Even as choosing the best word and sticking with it makes you clear and crisp, do vary your words if you want to vary your meaning.
That’s what I thought the Washington Post was doing here—till I got just past the third bolded word:
“U.S. airline traffic dropped 10.2 percent in February, with traffic on international routes plummeting 26.8 percent. The pattern was repeated on the other side of the Atlantic, where British Airways watched its business drop 30 percent.” (Hamilton, 3/22/91)
“Dropped 10.2 percent . . . plummeting 26.8 percent.” Good shading of meaning, I thought. But reverting to mere “drop” for 30%—the largest of the three percentages—showed that the Post was just synonym-dropping.
In a roundup of scores, sports reporters who keep their eye on the ball, and avoid distractions and distracting, choose “won” or even “prevailed,” but not both. But they do distinguish shades of meaning: “Mudville romped, 10-0. Dustville squeaked by, 1-0.”
Likewise, try “I told them to try, though I told them it would be tough.” Or even the clunky “I said to them they should try, though I said to them it would be tough.” But not “I told them to try, though I said to them it would be tough.” Best: “I encouraged them to try, though I warned them it would be tough.”
Sometimes the contrast between 2 meanings is evocative. The song I’ll Be Seeing You (Kahal, 1938) closes with: “I’ll be looking at the moon, but I’ll be seeing you.”
Call it a “computer,” or a “system,” but don’t switch back and forth for variety.
But see the informational value, in some circumstances, of this switch: “Make sure the brace covers your whole patella (kneecap). You might need to uncrimp the brace to get it to cover your whole patella.”
By contrast, keeping the two synonyms—while omitting the parenthetical that signaled just now that “kneecap” defines “patella”—would confuse: “Make sure the brace covers your whole patella. You might need to uncrimp the brace to get it to cover your whole kneecap.”
So add a synonym if necessary to define a word—but be clear that’s why you’re adding the synonym.
(Still better, lead with the word that’s clearer to your readers: “Make sure the brace covers your whole kneecap (patella). You might need to uncrimp the brace to get it to cover your whole kneecap.”)
3. Confirm or inform
“Merkel Says She Is Open to Stimulus for Greece / German Leader Softens Stance and Advocates Keeping Athens in Euro Zone.” (Kulish & Eddy, New York Times, 5/17/12)
“German Leader” confirms for most readers, and informs some others, that Merkel means the German leader.
But “Greece . . . Athens” is distracting elegant variation. Readers would already know that Athens is the capital of Greece. And even if they didn’t, that fact would be irrelevant.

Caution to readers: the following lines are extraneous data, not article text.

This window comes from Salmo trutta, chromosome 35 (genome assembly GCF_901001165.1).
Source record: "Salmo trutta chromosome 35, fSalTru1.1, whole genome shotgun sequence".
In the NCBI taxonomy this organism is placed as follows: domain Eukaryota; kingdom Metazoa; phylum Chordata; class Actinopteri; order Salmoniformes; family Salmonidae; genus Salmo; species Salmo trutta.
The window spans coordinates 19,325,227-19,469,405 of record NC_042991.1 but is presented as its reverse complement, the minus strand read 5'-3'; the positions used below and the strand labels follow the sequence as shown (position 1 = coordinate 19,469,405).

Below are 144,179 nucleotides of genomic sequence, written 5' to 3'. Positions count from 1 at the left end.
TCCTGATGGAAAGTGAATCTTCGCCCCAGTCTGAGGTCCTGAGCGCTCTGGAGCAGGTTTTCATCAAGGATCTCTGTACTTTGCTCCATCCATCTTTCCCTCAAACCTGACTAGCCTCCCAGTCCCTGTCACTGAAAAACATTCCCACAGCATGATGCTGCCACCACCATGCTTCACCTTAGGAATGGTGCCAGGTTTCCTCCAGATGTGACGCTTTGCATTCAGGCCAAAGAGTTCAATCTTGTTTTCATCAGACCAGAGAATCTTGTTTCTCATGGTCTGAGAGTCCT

4. Resonate with the context
I say, “Correct errors the correct way and break bad news the good way.” That’s to resonate with the fact that we “correct” our errors, not “good” them—even though “good” resonates as the obvious opposite of “bad” in “bad news.”
5. Alliterate or achieve some other sound
“Awesome automobile, Batman! Super soup-up.”
So long as the variation’s alliteration purpose is obvious, you might occasionally find it effective to emulate “First Dallas Drops, Now Philly Falls / After Huge Road Wins, Redskins Sensing the Possibilities.” (Washington Post, 10/6/08)
Alliteration and still other aspects of sound, notably meter and rhyme, are reason to deploy a synonym, notably of course for poetry.
6. Be brief
Abbreviations and pronouns are space-saving variants: “Plants absorb carbon dioxide. The CO2 shows it’s essential to life by photosynthesizing, with water and sunlight, into various sugars and oxygen.”
7. Show you mean the same meaning, with a pronoun
In that CO2 example, the pronoun “it”—besides saving space—helpfully tells us “I repeat a meaning you recently met.”
By contrast, we’d be jarred by “The CO2 shows CO2’s essential to life . . ..” Likewise, the movie line “My name’s Forrest Gump. People call me Forrest Gump” wants to resolve to something like “My name’s Forrest Gump. People call me that.”
Thus in the special case of a pronoun, we vary our words in order to show we’re repeating our meaning.
8. Portray a fictional character’s use of elegant variation
Like many real people, many fictional characters would write with elegant variation, for example “Dear Ace Lab Equipment, please send me the beaker now, and when you get them in please ship me the test tubes.”
Also, any character—including even a character who values consistency—would occasionally speak superfluous synonyms. It’s hard to keep track of my words while I’m spontaneously speaking, so I’m sure I often speak something like “Turn right at this light here, and then go 3 blocks and you’ll see a bowling alley on your left and there’s a light there. Make a right at that light.”
So, for verisimilitude if you write fiction, consider deliberately throwing occasional elegant variation into how some of your characters write and how all of your characters speak.
Hank Wallace, a graduate of Columbia Law School, leads the seminar Write & Speak Like the News.